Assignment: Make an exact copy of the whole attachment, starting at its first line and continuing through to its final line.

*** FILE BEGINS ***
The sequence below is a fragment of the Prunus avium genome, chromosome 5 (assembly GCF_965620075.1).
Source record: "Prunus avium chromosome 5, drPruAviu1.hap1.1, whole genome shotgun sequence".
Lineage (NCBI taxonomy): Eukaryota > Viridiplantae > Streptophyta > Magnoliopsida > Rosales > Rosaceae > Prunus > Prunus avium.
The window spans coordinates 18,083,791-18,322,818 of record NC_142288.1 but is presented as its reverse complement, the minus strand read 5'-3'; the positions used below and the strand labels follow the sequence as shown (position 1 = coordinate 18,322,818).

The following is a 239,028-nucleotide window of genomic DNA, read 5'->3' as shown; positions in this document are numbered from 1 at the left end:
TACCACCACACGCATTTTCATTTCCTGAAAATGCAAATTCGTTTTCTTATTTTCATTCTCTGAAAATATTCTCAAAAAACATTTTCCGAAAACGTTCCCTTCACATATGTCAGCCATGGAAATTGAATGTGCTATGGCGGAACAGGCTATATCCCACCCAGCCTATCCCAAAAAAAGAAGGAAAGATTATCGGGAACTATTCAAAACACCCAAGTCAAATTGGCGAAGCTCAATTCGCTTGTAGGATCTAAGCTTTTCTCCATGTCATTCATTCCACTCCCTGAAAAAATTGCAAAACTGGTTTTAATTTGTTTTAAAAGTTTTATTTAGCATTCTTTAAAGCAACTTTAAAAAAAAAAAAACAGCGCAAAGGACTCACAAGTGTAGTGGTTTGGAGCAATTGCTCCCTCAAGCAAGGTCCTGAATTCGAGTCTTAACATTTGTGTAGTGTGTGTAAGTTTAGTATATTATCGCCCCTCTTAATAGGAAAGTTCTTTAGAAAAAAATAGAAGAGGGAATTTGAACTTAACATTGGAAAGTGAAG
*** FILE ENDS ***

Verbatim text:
The sequence below is a fragment of the Prunus avium genome, chromosome 5 (assembly GCF_965620075.1).
Source record: "Prunus avium chromosome 5, drPruAviu1.hap1.1, whole genome shotgun sequence".
Lineage (NCBI taxonomy): Eukaryota > Viridiplantae > Streptophyta > Magnoliopsida > Rosales > Rosaceae > Prunus > Prunus avium.
The window spans coordinates 18,083,791-18,322,818 of record NC_142288.1 but is presented as its reverse complement, the minus strand read 5'-3'; the positions used below and the strand labels follow the sequence as shown (position 1 = coordinate 18,322,818).

The following is a 239,028-nucleotide window of genomic DNA, read 5'->3' as shown; positions in this document are numbered from 1 at the left end:
TACCACCACACGCATTTTCATTTCCTGAAAATGCAAATTCGTTTTCTTATTTTCATTCTCTGAAAATATTCTCAAAAAACATTTTCCGAAAACGTTCCCTTCACATATGTCAGCCATGGAAATTGAATGTGCTATGGCGGAACAGGCTATATCCCACCCAGCCTATCCCAAAAAAAGAAGGAAAGATTATCGGGAACTATTCAAAACACCCAAGTCAAATTGGCGAAGCTCAATTCGCTTGTAGGATCTAAGCTTTTCTCCATGTCATTCATTCCACTCCCTGAAAAAATTGCAAAACTGGTTTTAATTTGTTTTAAAAGTTTTATTTAGCATTCTTTAAAGCAACTTTAAAAAAAAAAAAACAGCGCAAAGGACTCACAAGTGTAGTGGTTTGGAGCAATTGCTCCCTCAAGCAAGGTCCTGAATTCGAGTCTTAACATTTGTGTAGTGTGTGTAAGTTTAGTATATTATCGCCCCTCTTAATAGGAAAGTTCTTTAGAAAAAAATAGAAGAGGGAATTTGAACTTAACATTGGAAAGTGAAG